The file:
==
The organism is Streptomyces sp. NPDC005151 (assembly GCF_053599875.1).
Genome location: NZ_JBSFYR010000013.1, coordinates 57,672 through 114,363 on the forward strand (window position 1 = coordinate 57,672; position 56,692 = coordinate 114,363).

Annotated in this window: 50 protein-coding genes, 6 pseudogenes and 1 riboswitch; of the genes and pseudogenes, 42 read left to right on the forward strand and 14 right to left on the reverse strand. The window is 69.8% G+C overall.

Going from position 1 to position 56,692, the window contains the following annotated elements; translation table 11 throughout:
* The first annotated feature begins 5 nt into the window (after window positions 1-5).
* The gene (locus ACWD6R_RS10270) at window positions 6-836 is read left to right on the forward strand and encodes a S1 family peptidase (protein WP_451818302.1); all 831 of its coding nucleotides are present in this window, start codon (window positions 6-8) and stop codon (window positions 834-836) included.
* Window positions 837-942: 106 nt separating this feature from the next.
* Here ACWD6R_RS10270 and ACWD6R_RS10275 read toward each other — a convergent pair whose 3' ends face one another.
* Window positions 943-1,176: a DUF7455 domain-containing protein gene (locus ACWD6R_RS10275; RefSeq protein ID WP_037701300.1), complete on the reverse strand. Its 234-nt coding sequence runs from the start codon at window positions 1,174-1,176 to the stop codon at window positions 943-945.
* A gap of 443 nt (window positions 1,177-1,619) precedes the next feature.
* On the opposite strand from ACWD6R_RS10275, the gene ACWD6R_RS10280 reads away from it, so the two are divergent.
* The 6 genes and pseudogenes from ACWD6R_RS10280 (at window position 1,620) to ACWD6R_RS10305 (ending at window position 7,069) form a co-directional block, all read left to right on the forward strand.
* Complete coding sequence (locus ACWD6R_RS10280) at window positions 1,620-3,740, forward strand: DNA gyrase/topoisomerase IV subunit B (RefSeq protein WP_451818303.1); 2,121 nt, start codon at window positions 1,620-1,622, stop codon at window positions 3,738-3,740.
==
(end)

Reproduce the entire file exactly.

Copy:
The organism is Streptomyces sp. NPDC005151 (assembly GCF_053599875.1).
Genome location: NZ_JBSFYR010000013.1, coordinates 57,672 through 114,363 on the forward strand (window position 1 = coordinate 57,672; position 56,692 = coordinate 114,363).

Annotated in this window: 50 protein-coding genes, 6 pseudogenes and 1 riboswitch; of the genes and pseudogenes, 42 read left to right on the forward strand and 14 right to left on the reverse strand. The window is 69.8% G+C overall.

Going from position 1 to position 56,692, the window contains the following annotated elements; translation table 11 throughout:
* The first annotated feature begins 5 nt into the window (after window positions 1-5).
* The gene (locus ACWD6R_RS10270) at window positions 6-836 is read left to right on the forward strand and encodes a S1 family peptidase (protein WP_451818302.1); all 831 of its coding nucleotides are present in this window, start codon (window positions 6-8) and stop codon (window positions 834-836) included.
* Window positions 837-942: 106 nt separating this feature from the next.
* Here ACWD6R_RS10270 and ACWD6R_RS10275 read toward each other — a convergent pair whose 3' ends face one another.
* Window positions 943-1,176: a DUF7455 domain-containing protein gene (locus ACWD6R_RS10275; RefSeq protein ID WP_037701300.1), complete on the reverse strand. Its 234-nt coding sequence runs from the start codon at window positions 1,174-1,176 to the stop codon at window positions 943-945.
* A gap of 443 nt (window positions 1,177-1,619) precedes the next feature.
* On the opposite strand from ACWD6R_RS10275, the gene ACWD6R_RS10280 reads away from it, so the two are divergent.
* The 6 genes and pseudogenes from ACWD6R_RS10280 (at window position 1,620) to ACWD6R_RS10305 (ending at window position 7,069) form a co-directional block, all read left to right on the forward strand.
* Complete coding sequence (locus ACWD6R_RS10280) at window positions 1,620-3,740, forward strand: DNA gyrase/topoisomerase IV subunit B (RefSeq protein WP_451818303.1); 2,121 nt, start codon at window positions 1,620-1,622, stop codon at window positions 3,738-3,740.